Lots of people in our business seem to be talking about “impact” these days. That includes people who think about media trends and, increasingly, people who run media organizations. Everyone wants to have it. Meetings and forums are popping up to talk about it.
So what is “media impact”?
That’s exactly what those meetings and forums are trying to nail down, but broadly, it can mean anything from “our reporting got a corrupt politician thrown out of office” to “our audience is more informed and engaged because of our content.”
Also, it has to be measurable and prove-able. That’s partly because measurable “impact” is keenly important to foundations, i.e., funders, which are increasingly viewed as the key to sustainability in our business.
Journalistic ethics missing from the conversation?
Both pieces include interesting discussions about how media organizations are beginning to set “impact” goals as part of the planning process for projects and series. They also delve into the importance of forging community partnerships to amplify the “impact” of media content.
They spend little to no time, however, on the potential implications for ethical journalism or the possibility of a slippery slope towards advocacy or, worse yet, “pay for play” content.
Current’s piece dips its toe into these stormy waters, quoting PRI’s VP of Content Strategy and Development Kathy Merritt, speaking at the CIR event:
Merritt also acknowledged the difficulty of getting journalists to buy into conversations about what they want their reporting to accomplish. “We have to find the sweet spot that’s not advocacy — because I don’t think we want to go there — but it’s something that can still be a powerful change,” she said.
Ethical implications not black and white
If that’s all Kathy said on the matter, I don’t blame her. This is a complicated issue, and as a journalist I find myself wracked with ambivalence about it.
My recent post on grant-funded reporting addresses the closely related issue of how to make sure funders don’t unduly influence your organization’s journalism. But this idea of “impact” is not so black and white.
Impact is a worthy goal …
On the one hand, of course journalists want their work to have an impact.
- We hope the corrupt politician is thrown out of office because we uncovered her dirty dealings.
- We hope a business that’s harming consumers is punished because we uncovered its negligence.
- We hope more research dollars are spent on an obscure disease because we brought it into the spotlight.
After all, many of us got into this field when we were young and idealistic, thinking it was our vehicle for changing the world. And many great journalists do change the world.
… but journalism is about facts, not recommendations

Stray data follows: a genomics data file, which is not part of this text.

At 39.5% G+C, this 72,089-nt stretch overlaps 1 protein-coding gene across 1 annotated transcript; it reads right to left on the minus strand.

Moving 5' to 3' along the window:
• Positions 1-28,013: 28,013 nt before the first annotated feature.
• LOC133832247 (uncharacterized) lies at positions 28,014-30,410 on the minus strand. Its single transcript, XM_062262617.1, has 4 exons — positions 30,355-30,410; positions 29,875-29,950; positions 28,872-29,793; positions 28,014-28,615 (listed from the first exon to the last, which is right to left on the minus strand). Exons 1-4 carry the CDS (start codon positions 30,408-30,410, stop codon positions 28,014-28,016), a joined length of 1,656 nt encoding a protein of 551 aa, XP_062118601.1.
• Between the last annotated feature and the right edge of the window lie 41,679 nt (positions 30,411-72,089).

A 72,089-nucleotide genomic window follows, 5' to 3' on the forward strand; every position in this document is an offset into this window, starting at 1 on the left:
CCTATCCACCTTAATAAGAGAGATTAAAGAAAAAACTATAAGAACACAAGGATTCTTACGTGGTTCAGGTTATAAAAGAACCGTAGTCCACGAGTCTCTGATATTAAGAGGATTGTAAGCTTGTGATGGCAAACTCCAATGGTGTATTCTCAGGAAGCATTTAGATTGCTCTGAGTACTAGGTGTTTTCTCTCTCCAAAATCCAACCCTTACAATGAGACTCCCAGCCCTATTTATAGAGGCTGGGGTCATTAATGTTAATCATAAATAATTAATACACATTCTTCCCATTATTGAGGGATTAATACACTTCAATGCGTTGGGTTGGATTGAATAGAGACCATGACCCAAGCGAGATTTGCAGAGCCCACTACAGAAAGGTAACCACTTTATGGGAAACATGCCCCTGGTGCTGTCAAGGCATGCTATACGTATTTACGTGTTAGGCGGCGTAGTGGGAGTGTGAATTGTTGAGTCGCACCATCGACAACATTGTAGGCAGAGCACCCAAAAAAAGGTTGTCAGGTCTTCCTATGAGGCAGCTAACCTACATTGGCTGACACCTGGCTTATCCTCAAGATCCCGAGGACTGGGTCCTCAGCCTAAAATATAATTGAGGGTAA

Here’s the thing: the ethics of unbiased journalism require that journalists keep their “impact” goals to themselves.
Our job is simply to report the facts, not recommend solutions. We leave that to commentators, advocates, and lawmakers. If we cross that line, we become advocates ourselves, and we may become blinded to the other side of the story. There is always another side, maybe one we hadn’t even imagined until we started reporting, and it’s our responsibility to tell it, even if we personally disagree with it.
If our media organizations set specific “impact” goals for our journalistic endeavors before we even start reporting, aren’t they – and we – prejudging the outcome of that reporting?
Take the disease example. Surely, increased investment into a previously unknown disease would be an unimpeachable “impact” goal, right? But what if we discover during the course of our reporting that the severity of the disease has been exaggerated by people with ties to the pharmaceutical company developing a treatment? What about the simple concern that investing in this disease will shift resources away from some other worthy cause?
Journalists should be at the table
Don’t get me wrong, I definitely think a lot of good could come from this focus on “media impact” … but only if journalists are at the table from the beginning of this discussion across the media landscape.
Let’s not fall into the silo trap, where media CEOs, development chiefs, and think tankers attend meetings and forums and figure out the perfect paradigm, only to be met with resistance and resentment from their news departments because they haven’t considered the journalist’s perspective and concerns.
Again, journalists do want to have an impact. And we’re creative people. If we’re at the table, we can all work together to have and measure that impact without prejudging it and without compromising our ethics, integrity, or credibility.